Viele Aspekte des Unterrichtens und des Herangehens in dieser Tradition werden in diesem Sanskritwerk behandelt. Klappentext: Nathamuni, a ninth century yogi and Vaisnavite saint, was an extraordinary person who revolutionized many customs prevailing at his time. Among his most important contributions was a text on yoga called the Yoga Rahasya. Unfortunately this text was lost a few decades after he died and for many years, it was merely a historical fact that the next had once existed.

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His books have not been published in the West, and some remain untranslated. The compositions themselves are opaque. His language is suggestive rather than explicit, elliptical rather than direct. Reading him takes time to understand.

One is an untranslated autobiography in Tamil, one is a commentary on the Yoga Sutras, [2] two are books of spiritual poetry of about 30 slokas [3] each, and four are compositions on yoga practice. The Yoga Rahasya belongs to the latter group. We have records of him teaching from the Rahasya as early as , [5] but he probably composed it shortly after experiencing childrearing and experimentation with postures for five or more years under the patronage of the king of Mysore.

Publication happened in — nine years after his death. Leaving aside some quotes, the commentary, and the opening invocation, the Yoga Rahasya consists of slokas. Some believe this technique is an aid to memorization.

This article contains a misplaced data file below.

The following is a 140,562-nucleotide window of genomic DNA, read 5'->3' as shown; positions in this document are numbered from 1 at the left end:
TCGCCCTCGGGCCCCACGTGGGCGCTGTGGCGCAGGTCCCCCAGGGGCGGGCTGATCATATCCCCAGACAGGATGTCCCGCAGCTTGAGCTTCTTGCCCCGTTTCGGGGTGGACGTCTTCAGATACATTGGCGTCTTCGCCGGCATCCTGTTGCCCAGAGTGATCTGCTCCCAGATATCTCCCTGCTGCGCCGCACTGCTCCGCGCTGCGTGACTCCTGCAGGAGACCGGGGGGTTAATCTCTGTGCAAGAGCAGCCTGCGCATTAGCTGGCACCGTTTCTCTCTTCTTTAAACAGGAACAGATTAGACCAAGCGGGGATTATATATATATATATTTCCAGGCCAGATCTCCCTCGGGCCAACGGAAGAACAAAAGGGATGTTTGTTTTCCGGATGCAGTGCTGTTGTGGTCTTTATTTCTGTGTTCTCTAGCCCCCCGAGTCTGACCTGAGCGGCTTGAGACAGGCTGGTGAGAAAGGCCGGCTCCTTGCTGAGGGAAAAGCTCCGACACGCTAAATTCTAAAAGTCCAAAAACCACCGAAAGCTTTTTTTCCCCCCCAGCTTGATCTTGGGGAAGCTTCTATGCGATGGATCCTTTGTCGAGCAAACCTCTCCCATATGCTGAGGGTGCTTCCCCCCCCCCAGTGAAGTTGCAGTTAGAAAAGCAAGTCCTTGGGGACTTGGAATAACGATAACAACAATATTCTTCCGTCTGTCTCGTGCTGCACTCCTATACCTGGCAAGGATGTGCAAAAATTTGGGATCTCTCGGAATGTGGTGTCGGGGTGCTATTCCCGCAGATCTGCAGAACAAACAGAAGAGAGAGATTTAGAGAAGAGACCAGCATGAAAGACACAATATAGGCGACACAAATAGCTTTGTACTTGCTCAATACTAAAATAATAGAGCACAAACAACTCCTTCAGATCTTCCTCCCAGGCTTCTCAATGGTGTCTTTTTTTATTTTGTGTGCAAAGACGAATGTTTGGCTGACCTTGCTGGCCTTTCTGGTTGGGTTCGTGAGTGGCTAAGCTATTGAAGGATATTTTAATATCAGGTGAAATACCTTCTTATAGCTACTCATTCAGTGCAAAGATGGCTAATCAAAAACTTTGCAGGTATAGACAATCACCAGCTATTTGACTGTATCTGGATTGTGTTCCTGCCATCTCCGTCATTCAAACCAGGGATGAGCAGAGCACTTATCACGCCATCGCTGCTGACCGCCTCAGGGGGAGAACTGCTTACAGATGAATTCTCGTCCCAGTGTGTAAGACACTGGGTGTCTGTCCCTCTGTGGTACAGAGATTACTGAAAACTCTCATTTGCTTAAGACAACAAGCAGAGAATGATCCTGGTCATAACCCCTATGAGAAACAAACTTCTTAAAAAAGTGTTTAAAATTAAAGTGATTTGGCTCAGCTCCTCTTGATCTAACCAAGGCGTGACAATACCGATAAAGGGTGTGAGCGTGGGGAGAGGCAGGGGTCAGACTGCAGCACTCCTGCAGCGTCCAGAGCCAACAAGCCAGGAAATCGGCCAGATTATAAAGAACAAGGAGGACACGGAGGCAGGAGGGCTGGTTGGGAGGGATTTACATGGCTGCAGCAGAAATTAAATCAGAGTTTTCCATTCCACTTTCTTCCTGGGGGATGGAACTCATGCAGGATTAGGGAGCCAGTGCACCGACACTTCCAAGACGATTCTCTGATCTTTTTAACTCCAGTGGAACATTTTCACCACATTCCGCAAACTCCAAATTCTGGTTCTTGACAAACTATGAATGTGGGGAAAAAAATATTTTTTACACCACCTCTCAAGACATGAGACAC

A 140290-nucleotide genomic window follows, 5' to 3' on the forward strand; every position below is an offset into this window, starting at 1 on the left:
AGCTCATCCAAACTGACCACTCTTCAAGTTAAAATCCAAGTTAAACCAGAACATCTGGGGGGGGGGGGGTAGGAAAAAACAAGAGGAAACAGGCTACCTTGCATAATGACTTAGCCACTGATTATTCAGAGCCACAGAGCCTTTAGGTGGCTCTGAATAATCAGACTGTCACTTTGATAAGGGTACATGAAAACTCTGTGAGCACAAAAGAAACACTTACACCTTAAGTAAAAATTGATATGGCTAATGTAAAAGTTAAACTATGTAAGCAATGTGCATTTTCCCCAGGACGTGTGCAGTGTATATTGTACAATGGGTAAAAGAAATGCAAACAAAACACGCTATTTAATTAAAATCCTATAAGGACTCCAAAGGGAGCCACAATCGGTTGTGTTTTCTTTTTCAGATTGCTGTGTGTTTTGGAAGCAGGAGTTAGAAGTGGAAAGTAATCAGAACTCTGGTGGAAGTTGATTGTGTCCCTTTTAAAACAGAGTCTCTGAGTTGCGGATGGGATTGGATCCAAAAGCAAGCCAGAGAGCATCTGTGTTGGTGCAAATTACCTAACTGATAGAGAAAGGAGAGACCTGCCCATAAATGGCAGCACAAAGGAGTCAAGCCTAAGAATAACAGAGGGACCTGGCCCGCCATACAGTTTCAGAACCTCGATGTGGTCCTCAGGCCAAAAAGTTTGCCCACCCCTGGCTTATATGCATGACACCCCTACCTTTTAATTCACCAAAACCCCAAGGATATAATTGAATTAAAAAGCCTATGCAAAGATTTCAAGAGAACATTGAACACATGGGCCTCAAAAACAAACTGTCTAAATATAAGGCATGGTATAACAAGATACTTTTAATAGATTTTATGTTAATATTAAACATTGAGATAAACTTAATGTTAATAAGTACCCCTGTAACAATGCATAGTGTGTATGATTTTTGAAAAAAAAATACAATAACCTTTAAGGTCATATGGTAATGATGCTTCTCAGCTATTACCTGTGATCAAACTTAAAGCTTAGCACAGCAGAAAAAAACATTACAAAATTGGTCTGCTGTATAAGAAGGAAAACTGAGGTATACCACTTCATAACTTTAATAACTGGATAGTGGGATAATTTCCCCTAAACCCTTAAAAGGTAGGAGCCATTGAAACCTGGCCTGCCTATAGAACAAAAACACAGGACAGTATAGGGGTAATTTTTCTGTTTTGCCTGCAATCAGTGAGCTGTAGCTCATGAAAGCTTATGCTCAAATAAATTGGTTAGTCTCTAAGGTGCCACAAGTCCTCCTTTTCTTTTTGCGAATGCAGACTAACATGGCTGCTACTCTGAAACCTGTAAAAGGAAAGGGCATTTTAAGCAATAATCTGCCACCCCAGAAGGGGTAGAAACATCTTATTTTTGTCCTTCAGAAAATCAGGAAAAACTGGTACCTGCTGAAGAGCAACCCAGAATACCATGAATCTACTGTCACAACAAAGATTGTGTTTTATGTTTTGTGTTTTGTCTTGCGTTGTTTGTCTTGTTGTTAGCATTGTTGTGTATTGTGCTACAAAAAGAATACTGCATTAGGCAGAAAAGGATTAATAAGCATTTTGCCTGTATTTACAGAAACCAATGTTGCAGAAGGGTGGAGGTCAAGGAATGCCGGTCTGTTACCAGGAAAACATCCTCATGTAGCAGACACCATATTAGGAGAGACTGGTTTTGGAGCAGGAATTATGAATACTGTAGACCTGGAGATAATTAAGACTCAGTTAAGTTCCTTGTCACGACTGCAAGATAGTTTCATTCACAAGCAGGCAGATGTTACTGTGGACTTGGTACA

It remains a useful technique for teachers who offer these texts to their students. Three aspects of this quasi-classic text make it novel for its era and provocative for practitioners today. Krishnamacharya in asana practice It names a great number of poses.

Krishnamacharya belonged to a cadre of Indian physical culturists formulating a pared-down Hatha Yoga focusing on the therapeutic and athletic benefits of asana in the s and 30s. The aforementioned Hatha Yoga Pradipika—the go-to Hatha text from pre-modern India—has—at most—24 poses depending how you count. The Gheranda Samhita, a sister text from the 17th century, has—at most—39 also, depending on how you count! Not only did the Pradipika and Gheranda have a restricted number of poses, but they devoted much of their discussion to non-asana aspects of Hatha practice.

If someone says that this is the number of asana-s, it is a reflection of his lack of knowledge. Why the dodgy debate technique? What made Krishnamacharya think he stood on slippery ground? In leaning on posture so heavily, K had few precedents to follow. We see this when we review books that had 69 or more poses before the YR. Initiation, pranayama, internal cleansings and practices of unusual physical control received more emphasis much of the time. The c. Many traditional texts that stick to an pose list exist, and most—like Eighty-Four Asanas—are from the modern period.

The main exception is the Khecarividya of Adinatha composed near The Eighty-Four Asanas was bookprinted, but probably had a narrow circulation. Their number and distribution were even more highly restrictive, and we can tentatively guess that even a polymath like K was ignorant of all but the Tattvanidhi. The books of his contemporaries—which he is likely to have known about—are also absent, [9] but he probably left them unmentioned because they seemed unworthy of scholarly regard see below.

From the list I have given, only the Tattvanidhi is listed in the bibliography of his Yoga Makaranda. Like many of his colleagues, K established his skills as a malla an athlete in public exhibitions [17] but his pile of university degrees distinguished him as a jnani a scholar, or one seeking the Absolute through knowing. The Rahasya speaks to both demographics. Krishnamacharya with his wife The Rahaysa is probably the first book to discuss yoga for women.